GP job-hunting crisis as vacancies crash
By Christian Duffin
Job opportunities for GPs have fallen by more than a quarter in England and halved in Wales, official figures show.
NHS Information Centre statistics show the proportion of all GP posts vacant fell from 1.1% to 0.8% between March 2006 and March 2007. In Wales it halved from 0.8% in 2006 to 0.4%.
The figures mean there are two-thirds fewer vacancies in England than two years ago.
Experts blame the fall on more practices taking on practice nurses instead of GPs, and cutting posts because the out-of-hours opt-out had reduced overall workload.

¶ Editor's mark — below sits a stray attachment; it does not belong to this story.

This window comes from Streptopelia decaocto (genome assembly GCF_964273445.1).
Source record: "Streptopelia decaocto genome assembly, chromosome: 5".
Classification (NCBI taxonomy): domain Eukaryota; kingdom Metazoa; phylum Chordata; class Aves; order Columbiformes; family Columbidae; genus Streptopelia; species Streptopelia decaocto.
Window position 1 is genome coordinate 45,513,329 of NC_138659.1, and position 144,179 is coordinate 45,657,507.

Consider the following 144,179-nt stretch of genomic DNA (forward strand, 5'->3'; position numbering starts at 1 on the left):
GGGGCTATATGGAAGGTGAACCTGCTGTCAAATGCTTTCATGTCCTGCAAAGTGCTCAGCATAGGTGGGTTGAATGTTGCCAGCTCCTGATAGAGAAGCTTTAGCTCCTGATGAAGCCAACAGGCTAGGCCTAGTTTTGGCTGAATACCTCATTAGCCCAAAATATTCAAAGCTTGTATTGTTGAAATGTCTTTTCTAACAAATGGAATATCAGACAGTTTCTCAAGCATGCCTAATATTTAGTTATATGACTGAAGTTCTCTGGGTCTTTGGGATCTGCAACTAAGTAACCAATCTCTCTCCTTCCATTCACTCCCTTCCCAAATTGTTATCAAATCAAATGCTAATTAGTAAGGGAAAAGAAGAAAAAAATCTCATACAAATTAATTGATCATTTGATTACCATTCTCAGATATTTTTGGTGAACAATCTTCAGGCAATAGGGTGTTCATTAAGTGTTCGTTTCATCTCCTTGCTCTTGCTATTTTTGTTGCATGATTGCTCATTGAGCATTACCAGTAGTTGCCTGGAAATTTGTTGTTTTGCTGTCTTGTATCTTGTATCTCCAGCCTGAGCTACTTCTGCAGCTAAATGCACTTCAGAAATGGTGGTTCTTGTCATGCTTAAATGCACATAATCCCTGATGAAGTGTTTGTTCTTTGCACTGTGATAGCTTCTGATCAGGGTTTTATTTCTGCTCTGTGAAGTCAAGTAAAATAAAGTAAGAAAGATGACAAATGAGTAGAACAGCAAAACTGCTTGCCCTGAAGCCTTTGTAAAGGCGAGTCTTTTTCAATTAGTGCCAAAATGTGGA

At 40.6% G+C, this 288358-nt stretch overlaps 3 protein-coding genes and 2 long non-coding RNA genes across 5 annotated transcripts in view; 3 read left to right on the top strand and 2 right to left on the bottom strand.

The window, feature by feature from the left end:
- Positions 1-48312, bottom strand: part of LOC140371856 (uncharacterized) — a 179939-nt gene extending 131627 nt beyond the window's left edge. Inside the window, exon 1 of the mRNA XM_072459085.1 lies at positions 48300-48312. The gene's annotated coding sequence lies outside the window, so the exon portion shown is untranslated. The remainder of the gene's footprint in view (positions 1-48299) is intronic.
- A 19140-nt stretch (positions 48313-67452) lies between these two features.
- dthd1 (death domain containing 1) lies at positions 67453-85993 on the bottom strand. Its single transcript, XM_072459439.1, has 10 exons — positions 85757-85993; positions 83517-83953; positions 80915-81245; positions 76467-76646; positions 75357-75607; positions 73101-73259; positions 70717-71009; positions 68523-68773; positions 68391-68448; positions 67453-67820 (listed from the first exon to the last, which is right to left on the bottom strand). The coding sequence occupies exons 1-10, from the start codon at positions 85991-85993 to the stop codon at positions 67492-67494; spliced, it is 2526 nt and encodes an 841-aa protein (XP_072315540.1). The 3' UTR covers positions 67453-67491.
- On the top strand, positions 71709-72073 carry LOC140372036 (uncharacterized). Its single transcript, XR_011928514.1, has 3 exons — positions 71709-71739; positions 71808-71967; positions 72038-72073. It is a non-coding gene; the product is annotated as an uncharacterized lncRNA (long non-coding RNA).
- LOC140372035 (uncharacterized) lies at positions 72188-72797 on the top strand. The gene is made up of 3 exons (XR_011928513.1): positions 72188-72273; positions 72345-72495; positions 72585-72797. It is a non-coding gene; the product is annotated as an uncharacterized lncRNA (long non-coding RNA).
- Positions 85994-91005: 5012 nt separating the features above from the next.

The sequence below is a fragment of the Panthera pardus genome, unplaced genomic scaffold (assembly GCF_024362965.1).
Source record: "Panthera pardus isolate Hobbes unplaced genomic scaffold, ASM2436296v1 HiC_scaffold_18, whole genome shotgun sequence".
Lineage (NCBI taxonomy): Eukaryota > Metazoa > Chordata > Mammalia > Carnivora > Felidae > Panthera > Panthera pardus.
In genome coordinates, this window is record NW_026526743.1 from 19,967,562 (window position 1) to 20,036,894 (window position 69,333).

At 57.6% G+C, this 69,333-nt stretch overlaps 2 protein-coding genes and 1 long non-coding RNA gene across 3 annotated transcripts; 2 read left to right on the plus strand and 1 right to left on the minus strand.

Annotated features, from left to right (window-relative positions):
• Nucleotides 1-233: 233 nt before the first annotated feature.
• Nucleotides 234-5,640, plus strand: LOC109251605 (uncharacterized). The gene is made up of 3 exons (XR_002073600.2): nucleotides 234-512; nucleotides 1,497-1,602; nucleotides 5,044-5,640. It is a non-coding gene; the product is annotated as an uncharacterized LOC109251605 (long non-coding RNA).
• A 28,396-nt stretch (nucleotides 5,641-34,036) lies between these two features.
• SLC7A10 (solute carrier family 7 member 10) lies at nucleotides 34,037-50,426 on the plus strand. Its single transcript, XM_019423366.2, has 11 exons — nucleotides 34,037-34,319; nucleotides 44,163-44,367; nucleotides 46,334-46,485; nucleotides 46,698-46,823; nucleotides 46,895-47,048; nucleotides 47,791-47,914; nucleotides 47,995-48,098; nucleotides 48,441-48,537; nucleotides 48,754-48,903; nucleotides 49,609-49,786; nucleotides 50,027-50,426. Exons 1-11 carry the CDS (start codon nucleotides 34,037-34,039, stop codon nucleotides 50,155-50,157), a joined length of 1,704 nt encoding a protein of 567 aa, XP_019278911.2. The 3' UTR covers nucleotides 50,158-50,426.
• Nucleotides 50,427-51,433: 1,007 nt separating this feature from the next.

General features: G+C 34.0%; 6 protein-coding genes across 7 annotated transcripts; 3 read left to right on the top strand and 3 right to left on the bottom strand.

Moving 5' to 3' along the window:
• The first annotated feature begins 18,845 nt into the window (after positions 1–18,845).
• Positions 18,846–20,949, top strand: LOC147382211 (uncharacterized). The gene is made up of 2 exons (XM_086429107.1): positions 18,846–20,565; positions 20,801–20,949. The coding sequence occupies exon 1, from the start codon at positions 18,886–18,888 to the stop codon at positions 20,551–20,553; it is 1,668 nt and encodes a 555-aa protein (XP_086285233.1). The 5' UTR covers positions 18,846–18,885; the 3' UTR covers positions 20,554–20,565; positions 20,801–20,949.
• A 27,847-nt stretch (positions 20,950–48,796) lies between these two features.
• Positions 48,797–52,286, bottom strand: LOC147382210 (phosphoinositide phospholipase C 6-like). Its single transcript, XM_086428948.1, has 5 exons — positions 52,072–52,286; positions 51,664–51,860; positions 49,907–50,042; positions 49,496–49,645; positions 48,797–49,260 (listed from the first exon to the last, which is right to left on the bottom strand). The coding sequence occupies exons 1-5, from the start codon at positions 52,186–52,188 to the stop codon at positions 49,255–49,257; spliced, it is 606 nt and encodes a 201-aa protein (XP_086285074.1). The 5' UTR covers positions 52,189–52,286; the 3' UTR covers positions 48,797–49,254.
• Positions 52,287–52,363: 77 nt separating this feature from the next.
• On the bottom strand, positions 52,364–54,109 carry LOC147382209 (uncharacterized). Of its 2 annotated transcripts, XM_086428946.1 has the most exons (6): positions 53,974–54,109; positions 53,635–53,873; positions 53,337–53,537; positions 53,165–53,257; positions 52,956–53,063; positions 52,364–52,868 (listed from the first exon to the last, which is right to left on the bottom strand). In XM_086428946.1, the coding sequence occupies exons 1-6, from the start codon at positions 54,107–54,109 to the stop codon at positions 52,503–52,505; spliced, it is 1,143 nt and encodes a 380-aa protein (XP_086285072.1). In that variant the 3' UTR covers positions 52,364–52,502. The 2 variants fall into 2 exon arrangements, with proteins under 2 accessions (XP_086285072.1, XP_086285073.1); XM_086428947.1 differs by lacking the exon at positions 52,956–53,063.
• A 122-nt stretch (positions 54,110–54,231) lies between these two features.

And the Information Centre said some practices were prevented from taking on new doctors by a lack of space.
The figures vindicate the fears of Dr Andrew Thomson, chair of the GPC's registrars sub-committee, who told Pulse last month that graduates face a ‘job desert'.
Dr Arthur Hibble, director of the Eastern Deanery, said there were more GPs in the system in England now.
Dr Malcolm Lewis, director of postgraduate general practice education in Wales, said this was not the case there, ‘but practices may be taking on more staff such as practice nurses so they do not have to take on a partner'.
Practice workload had also been cut because GPs opted out of out-of-hours, he added.
Dr Chaand Nagpaul, a GPC negotiator and a GP in Stanmore, Middlesex, said GPs were changing practices less now that being a partner was more attractive. ‘You do not have to commit to a fixed number of hours in the morning and the afternoon any more, or to out-of-hours care,' he said.